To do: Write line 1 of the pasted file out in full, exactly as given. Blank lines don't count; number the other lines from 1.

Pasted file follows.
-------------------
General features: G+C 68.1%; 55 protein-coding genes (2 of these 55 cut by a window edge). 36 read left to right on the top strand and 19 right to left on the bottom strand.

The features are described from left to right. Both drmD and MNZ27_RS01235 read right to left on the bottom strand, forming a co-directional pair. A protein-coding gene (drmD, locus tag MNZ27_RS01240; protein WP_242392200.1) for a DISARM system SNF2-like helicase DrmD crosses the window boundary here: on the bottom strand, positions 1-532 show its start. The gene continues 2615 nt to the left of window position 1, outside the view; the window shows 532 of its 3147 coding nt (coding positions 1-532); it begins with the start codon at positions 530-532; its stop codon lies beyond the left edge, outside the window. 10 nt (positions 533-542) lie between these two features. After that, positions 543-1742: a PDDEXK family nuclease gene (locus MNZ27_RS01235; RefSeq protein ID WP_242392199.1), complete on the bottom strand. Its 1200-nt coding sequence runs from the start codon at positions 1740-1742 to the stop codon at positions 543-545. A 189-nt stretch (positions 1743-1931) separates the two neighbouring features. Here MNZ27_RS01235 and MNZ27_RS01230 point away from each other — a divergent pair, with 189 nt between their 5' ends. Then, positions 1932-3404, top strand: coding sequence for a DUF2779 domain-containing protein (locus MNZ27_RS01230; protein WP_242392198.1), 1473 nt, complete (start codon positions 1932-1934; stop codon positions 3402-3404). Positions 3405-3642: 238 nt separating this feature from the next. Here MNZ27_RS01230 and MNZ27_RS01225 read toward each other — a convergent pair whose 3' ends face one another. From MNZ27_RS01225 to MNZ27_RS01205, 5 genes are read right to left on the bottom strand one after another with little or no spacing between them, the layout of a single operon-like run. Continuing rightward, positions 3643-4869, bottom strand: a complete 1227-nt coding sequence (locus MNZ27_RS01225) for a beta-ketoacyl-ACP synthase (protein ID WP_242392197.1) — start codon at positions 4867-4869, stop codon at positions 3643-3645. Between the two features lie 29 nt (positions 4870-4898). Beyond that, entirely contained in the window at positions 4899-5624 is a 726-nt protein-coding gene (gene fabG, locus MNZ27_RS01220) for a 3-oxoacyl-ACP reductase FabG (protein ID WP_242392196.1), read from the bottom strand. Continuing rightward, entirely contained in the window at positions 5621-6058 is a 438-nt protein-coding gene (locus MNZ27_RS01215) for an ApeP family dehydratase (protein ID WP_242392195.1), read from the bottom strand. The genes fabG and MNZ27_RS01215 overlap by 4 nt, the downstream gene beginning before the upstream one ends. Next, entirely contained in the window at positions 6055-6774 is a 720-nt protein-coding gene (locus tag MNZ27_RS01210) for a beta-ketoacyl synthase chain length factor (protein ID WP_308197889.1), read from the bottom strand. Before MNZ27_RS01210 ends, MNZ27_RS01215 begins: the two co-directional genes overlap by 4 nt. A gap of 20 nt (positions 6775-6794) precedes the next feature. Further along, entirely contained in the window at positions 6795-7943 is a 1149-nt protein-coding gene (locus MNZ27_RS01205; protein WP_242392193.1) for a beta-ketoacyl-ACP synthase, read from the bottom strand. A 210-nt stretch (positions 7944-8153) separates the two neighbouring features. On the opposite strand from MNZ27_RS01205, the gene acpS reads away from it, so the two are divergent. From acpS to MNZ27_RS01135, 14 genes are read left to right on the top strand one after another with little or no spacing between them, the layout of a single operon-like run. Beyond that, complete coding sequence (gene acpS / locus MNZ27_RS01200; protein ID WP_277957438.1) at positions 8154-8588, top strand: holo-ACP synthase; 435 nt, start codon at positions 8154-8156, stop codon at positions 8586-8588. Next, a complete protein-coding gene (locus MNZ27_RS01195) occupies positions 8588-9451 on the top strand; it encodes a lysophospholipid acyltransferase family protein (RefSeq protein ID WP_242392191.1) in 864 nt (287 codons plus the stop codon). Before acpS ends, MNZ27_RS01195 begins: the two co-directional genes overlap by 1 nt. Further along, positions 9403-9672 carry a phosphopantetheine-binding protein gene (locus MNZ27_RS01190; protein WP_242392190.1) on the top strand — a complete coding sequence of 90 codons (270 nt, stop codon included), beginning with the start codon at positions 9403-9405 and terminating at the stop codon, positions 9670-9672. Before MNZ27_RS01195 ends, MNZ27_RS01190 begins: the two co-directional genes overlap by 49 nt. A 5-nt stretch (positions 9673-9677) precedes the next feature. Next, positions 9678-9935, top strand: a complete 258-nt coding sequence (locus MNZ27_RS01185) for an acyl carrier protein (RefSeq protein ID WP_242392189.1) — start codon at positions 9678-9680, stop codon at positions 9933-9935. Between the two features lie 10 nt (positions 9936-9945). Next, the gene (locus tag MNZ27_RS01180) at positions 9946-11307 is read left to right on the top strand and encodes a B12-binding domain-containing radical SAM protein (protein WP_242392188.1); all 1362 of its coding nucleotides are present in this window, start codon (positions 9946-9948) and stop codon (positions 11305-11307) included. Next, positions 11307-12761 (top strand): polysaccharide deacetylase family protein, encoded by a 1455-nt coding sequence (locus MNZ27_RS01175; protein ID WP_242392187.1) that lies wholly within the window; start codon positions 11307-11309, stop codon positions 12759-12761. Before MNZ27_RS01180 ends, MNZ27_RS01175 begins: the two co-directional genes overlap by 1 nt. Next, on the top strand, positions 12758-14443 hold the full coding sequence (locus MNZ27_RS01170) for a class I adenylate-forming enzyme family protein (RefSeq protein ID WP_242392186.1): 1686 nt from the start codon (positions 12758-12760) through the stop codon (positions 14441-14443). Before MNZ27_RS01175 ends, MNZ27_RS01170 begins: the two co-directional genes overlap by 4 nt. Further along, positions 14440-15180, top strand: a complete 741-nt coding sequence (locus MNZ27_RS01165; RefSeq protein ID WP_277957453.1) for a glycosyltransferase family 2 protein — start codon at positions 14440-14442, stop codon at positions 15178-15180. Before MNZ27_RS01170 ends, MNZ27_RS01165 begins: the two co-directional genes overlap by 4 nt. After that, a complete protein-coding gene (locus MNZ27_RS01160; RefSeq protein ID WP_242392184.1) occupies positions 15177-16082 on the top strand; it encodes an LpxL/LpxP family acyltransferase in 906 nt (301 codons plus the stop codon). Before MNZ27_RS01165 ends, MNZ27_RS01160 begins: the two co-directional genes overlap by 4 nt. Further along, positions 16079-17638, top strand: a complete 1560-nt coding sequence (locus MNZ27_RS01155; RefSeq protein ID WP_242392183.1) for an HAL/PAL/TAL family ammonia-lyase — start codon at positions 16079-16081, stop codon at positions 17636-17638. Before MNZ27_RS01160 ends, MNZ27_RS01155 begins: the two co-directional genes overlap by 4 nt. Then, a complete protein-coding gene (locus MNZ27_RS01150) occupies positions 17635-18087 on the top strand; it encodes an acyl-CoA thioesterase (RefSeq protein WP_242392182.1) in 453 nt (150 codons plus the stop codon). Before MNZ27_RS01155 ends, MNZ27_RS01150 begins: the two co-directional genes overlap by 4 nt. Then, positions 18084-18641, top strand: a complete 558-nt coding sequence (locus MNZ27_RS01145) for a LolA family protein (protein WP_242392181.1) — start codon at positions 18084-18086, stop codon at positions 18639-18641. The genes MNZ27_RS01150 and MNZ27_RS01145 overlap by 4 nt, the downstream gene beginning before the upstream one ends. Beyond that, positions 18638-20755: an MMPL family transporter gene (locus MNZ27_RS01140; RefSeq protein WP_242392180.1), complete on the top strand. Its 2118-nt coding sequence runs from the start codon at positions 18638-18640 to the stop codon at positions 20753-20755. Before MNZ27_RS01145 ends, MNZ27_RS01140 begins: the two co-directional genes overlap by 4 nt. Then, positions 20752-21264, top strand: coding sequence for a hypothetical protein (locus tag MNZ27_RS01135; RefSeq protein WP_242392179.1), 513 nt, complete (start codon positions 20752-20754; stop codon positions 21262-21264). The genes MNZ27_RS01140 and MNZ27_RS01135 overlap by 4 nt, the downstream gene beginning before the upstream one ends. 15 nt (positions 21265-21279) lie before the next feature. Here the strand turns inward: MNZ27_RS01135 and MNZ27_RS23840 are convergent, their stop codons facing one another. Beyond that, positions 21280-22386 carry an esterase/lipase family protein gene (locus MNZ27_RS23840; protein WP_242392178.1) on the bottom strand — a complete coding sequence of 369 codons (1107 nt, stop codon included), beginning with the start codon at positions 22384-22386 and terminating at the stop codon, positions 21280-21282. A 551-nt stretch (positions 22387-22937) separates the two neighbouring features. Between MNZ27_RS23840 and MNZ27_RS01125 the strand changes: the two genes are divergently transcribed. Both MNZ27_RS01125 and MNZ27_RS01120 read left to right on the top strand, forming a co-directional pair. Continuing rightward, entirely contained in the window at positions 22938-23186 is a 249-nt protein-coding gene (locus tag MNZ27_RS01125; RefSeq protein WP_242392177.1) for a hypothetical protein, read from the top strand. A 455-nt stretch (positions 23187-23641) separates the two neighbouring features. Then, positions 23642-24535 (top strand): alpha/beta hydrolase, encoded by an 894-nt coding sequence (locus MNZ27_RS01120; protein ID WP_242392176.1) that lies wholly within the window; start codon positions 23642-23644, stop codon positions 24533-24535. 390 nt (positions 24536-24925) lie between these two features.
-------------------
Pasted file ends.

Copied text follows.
General features: G+C 68.1%; 55 protein-coding genes (2 of these 55 cut by a window edge). 36 read left to right on the top strand and 19 right to left on the bottom strand.